• I will be using Anaconda to manage the dependencies. Well, no. Miniconda will do just fine for those not willing to install every module on planet earth without needing it - does this remind of usage of Matlab in academia to anyone? The modules I will be using, the way to install them and the need for them will be demonstrated in next sections.
  • I will also be using Linux (my flavor is Mint, no need for holy wars), but Windows will be just the same, if you have them and prefer them.
  • For developing I will be using VS Code as an IDE. I love Spyder, but it brings too many memories of Matlab and I pinky-swore I won’t look back.
  • For version control, I will be using git, because I already have a github account. My first ever public personal repository at the age of 41. I feel very ashamed and strangely proud at the same time! I promise I will contribute more now that I started (sounds like a good new year resolution for 2019).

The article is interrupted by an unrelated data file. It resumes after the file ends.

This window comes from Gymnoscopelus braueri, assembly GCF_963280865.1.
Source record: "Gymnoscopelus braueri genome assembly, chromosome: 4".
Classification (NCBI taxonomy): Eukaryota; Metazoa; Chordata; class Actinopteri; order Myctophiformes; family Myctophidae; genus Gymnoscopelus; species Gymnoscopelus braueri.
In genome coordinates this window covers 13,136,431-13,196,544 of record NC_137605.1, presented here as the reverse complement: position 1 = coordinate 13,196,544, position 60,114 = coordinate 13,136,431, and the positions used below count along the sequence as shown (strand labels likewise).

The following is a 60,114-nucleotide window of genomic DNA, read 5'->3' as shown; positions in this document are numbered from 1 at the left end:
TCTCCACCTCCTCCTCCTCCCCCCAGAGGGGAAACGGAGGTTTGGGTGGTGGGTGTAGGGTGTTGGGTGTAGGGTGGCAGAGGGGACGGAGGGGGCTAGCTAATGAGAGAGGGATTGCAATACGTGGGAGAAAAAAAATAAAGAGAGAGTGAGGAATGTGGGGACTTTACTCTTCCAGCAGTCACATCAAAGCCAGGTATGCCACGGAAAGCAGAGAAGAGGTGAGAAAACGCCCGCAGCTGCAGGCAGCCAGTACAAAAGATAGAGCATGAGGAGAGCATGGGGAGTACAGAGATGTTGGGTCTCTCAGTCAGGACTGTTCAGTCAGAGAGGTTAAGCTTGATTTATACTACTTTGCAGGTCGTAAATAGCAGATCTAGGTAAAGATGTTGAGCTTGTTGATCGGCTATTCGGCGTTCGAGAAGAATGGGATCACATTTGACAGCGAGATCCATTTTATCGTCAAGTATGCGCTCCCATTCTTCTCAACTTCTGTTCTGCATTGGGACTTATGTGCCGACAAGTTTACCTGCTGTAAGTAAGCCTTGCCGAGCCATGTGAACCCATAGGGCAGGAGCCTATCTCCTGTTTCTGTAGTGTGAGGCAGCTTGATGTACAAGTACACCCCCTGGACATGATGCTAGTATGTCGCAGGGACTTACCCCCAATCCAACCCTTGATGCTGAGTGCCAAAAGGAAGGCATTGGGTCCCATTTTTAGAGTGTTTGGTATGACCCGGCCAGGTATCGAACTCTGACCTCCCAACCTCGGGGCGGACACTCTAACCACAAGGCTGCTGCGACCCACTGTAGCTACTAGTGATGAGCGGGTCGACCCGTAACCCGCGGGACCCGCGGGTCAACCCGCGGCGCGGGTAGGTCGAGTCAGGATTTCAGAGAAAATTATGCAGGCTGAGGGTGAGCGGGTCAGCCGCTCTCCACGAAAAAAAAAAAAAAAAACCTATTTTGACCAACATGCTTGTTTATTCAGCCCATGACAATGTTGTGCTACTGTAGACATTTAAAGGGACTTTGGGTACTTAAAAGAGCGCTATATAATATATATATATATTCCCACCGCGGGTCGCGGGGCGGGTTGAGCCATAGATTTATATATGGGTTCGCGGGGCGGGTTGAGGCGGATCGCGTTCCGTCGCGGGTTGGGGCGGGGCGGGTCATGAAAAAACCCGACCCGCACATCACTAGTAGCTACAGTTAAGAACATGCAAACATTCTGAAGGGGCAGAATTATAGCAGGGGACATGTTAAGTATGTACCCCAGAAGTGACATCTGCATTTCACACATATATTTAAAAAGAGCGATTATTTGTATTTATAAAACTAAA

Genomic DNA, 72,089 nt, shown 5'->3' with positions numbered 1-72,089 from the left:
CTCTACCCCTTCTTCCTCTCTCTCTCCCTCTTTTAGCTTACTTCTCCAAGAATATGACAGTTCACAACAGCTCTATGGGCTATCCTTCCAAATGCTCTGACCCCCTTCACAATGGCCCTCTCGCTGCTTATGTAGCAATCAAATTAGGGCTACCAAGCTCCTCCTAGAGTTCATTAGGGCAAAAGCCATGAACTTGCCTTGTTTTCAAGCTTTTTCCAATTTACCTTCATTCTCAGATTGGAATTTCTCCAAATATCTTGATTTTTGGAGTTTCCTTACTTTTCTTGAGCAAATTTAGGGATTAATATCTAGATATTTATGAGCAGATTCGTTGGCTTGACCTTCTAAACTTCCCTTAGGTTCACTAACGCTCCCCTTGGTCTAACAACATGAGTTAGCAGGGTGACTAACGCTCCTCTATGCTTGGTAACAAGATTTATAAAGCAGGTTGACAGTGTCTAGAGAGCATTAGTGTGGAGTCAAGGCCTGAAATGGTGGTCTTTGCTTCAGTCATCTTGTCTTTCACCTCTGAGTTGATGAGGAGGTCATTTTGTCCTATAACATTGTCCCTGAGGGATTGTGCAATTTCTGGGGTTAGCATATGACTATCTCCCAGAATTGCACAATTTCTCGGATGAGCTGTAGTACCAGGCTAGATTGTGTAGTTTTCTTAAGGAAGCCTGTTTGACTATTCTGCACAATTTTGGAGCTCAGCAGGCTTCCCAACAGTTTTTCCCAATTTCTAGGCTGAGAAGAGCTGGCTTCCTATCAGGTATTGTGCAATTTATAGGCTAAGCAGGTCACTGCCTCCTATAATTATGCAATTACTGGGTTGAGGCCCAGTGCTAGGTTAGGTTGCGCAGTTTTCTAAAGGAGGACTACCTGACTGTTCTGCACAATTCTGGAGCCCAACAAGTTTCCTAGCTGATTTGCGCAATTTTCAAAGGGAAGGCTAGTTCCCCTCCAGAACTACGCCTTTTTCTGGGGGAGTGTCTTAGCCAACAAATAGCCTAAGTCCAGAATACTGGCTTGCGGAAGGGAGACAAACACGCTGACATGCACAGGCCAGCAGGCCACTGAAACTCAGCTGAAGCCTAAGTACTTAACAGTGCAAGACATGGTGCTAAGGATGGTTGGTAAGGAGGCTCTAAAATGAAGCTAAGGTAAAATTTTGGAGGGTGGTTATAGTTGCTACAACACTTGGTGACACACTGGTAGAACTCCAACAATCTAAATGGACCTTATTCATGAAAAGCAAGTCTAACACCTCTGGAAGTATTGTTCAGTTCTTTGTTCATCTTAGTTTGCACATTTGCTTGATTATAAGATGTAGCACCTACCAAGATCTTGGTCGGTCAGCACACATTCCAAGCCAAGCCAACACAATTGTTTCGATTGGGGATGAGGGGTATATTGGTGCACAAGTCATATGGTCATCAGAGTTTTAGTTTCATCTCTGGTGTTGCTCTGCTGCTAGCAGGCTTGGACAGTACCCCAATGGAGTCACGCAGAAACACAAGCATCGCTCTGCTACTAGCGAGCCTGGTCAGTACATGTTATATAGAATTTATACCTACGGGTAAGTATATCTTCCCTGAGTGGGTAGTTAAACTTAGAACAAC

• For a nice presentation of my progress with code, commentary and images I might be using JupyterLab. However, I will also first give a try to VS Code’s neuron.
  • For running my old Matlab code as a baseline… well, I have no legal way of doing that, but I may use GNU Octave and hope for the best (something tells me I am in for a lot of pain).

The methods and the datasets are not new. I will however enhance them a bit, by adding new datasets to make benchmarking more interesting: